We seek to educate the public on Bad Bunny's global impact & how it reflects political, artistic, and cultural triumphs and struggles within Puerto Rico.
Teaching el Conejo Malo
Centering the Cultural Significance of Bad Bunny
The Bad Bunny Syllabus explores the cultural significance of Bad Bunny as a way to draw folks in to the complex, dynamic historical and contemporary realities of Puerto Rico. Bad Bunny’s rise as a global star, breaking innumerable records for streaming, tour ticket sales, and more, has coincided with his increased attention to Puerto Rican politics. His dedication to centering Puerto Rico in his lyrics and music videos, his crossover success while singing only in Spanish, and his engagement with social issues in Puerto Rico like gentrification and LGBTQ rights make him a unique artistic focus for analyzing these matters. Bad Bunny and his music have also become part of the voice of the generation of Puerto Ricans who have been acutely impacted by recent environmental and economic crises on the island, which are directly related to Puerto Rico’s colonial status.
Thirty years ago, we could have never imagined reggaetón as the sound of global popular music. While Bad Bunny may have created many new fans of reggaetón, we can use the interest from this new audience as an opportunity to look at the history of reggaetón and the origins and circulation of this music with transnational Caribbean ties and complex racial politics. We hope that this project can be a resource for anyone wanting to educate or become educated about the most pressing issues in Puerto Rico, using Bad Bunny’s artistry as a way to begin to understand these topics.
As professors, we often use popular culture to teach our students about larger social issues like race and gender. Our syllabus builds off of that work, especially the courses we currently teach at our respective institutions. Dr. Rivera-Rideau is the pioneer of the Bad Bunny course, “Bad Bunny: Race, Gender, and Empire in Reggaetón”, which she has taught in the American Studies department at Wellesley College since Spring 2022 (check out this news story about her class, or watch the video below.). Dr. Díaz began teaching “Bad Bunny and Resistance in Puerto Rico” at Loyola Marymount University in Jan. 2023, where she is faculty in Chicana/o and Latina/o Studies; the course is cross-listed with LMU’s School of Film and Television.
Dr. Vanessa Diaz
Vanessa Díaz is an interdisciplinary ethnographer, journalist, and documentary filmmaker. She is currently an assistant professor in the Department of Chicana/o and Latina/o Studies at Loyola Marymount University (LMU) in Los Angeles. She earned a PhD in Anthropology at the University of Michigan. Her first book Manufacturing Celebrity: Latino Paparazzi and Women Reporters in Hollywood was published and 2020 and is the recipient of several book awards. Grounded in her experience as a red carpet reporter for People magazine, Díaz’s book focuses on hierarchies of labor as well as racial and gender politics in the production of celebrity-focused media. She is also currently producing a documentary and podcast about paparazzi work. She is a co-author of UCLA’s 2017 Hollywood Diversity Report. In addition to her research on celebrity culture and media in the US, she has also done extensive research on media and popular culture in Cuba. In 2006, she completed her independent feature-length documentary Cuban HipHop: Desde el Principio, which recounts the history of the Cuban HipHop movement while exploring how Afro-Cuban youth use HipHop to defy misconceptions about censorship in Cuba by delivering social critiques of racism and poverty on the island.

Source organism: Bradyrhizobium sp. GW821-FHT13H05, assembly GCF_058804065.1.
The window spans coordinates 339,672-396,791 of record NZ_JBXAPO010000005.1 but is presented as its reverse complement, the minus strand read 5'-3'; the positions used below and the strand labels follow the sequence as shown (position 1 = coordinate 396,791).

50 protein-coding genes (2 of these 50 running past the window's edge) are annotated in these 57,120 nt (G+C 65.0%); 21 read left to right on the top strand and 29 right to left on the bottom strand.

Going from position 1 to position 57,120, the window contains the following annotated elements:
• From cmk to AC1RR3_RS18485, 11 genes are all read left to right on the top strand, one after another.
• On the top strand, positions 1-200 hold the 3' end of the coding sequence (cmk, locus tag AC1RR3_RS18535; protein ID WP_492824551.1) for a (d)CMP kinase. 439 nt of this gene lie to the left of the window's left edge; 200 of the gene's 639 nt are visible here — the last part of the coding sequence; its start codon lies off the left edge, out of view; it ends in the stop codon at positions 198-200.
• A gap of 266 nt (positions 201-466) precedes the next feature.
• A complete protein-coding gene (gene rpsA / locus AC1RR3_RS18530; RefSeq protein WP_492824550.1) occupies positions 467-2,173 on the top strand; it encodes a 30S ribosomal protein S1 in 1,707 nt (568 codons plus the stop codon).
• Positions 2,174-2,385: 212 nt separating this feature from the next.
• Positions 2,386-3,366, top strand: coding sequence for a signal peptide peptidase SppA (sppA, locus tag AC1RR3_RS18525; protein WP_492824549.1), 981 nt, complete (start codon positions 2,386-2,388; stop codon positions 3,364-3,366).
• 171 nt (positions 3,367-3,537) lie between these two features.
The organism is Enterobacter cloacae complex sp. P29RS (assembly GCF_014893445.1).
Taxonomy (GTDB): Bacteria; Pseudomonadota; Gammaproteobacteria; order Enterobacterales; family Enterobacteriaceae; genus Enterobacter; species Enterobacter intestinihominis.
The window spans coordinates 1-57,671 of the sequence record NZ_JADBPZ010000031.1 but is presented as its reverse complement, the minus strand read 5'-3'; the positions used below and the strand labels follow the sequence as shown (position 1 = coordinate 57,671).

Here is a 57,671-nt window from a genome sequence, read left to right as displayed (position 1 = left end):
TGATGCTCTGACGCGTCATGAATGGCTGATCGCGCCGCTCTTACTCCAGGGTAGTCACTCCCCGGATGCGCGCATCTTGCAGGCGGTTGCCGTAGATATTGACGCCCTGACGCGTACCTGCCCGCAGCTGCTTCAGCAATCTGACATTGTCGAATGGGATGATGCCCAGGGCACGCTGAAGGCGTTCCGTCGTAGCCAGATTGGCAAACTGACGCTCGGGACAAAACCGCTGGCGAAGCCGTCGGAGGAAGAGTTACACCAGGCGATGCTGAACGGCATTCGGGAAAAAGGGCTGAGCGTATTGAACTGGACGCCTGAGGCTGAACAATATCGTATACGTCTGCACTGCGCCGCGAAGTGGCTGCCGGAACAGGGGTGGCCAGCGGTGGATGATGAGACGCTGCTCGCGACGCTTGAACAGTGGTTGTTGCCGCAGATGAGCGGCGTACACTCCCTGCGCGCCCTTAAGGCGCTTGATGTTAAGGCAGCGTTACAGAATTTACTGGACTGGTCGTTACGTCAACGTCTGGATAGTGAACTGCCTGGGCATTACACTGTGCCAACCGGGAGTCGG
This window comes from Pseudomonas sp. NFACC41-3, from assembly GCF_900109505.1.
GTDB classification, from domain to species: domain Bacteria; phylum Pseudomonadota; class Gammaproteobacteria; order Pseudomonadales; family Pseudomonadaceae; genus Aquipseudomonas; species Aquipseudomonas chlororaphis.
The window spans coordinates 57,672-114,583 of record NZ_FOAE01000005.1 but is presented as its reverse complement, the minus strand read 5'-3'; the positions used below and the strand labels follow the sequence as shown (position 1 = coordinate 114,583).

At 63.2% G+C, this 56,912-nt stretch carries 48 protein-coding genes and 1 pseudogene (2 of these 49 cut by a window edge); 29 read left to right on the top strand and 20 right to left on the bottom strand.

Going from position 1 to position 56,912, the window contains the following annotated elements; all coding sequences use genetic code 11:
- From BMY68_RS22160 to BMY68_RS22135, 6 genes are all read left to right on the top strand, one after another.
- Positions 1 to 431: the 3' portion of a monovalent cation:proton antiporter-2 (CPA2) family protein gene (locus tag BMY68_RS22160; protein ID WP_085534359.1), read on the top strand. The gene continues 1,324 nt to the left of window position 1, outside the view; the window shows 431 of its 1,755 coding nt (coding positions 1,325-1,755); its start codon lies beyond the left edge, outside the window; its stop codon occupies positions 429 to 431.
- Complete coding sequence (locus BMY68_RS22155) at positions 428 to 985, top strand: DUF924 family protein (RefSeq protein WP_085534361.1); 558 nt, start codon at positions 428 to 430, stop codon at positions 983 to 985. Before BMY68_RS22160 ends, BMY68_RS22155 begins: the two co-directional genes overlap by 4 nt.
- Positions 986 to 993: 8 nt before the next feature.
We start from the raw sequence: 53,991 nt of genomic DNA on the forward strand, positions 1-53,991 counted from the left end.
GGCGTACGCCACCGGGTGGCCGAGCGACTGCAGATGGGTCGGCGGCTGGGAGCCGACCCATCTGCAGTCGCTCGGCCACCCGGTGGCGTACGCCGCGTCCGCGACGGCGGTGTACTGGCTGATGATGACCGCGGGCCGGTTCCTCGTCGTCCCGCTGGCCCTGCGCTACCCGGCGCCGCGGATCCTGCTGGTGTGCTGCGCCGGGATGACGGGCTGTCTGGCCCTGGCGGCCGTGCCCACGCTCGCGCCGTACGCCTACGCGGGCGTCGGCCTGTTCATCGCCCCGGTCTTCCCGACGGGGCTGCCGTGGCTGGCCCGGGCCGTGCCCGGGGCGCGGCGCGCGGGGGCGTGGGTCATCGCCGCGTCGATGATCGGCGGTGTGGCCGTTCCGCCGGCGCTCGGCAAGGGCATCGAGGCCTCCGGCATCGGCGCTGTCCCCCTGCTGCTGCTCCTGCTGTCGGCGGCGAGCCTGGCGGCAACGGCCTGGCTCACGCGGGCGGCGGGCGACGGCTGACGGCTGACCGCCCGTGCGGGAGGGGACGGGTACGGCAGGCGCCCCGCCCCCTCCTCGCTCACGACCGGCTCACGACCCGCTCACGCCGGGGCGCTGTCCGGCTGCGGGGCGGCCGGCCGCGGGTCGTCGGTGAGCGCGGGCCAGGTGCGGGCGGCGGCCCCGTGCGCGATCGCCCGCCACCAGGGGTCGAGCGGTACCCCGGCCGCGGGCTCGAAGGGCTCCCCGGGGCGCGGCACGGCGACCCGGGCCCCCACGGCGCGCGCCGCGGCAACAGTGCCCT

Dr. Petra Rivera-Rideau
Petra Rivera-Rideau is Associate Professor of American Studies at Wellesley College. She is the author of Remixing Reggaeton: The Cultural Politics of Race in Puerto Rico (Duke, 2015) and co-editor of Afro-Latin@s in Movement: Critical Approaches to Blackness and Transnationalism in the Americas. Petra has published articles in journals such as Latino Studies, Identities, and Journal of Popular Music Studies. Her article “If I Were You: Tego Calderon’s Diasporic Interventions” published in Small Axe in 2018 won the inaugural Blanca Sivlestrini Prize for Best Article in Puerto Rican Studies from the Latin American Studies Association. Petra frequently appears in popular media such as NPR, Al Jazeera +, and The Atlantic, among others, and she has written for The Washington Post and PBS’s American Experience. She is currently working completing her second book, Fun, Fitness, Fiesta, about the commodification of Latin music and dance in the Zumba Fitness program.
Loyola Marymount University '24
Wellesley College '26
Wellesley College '23
Loyola Marymount University '23
Loyola Marymount University '24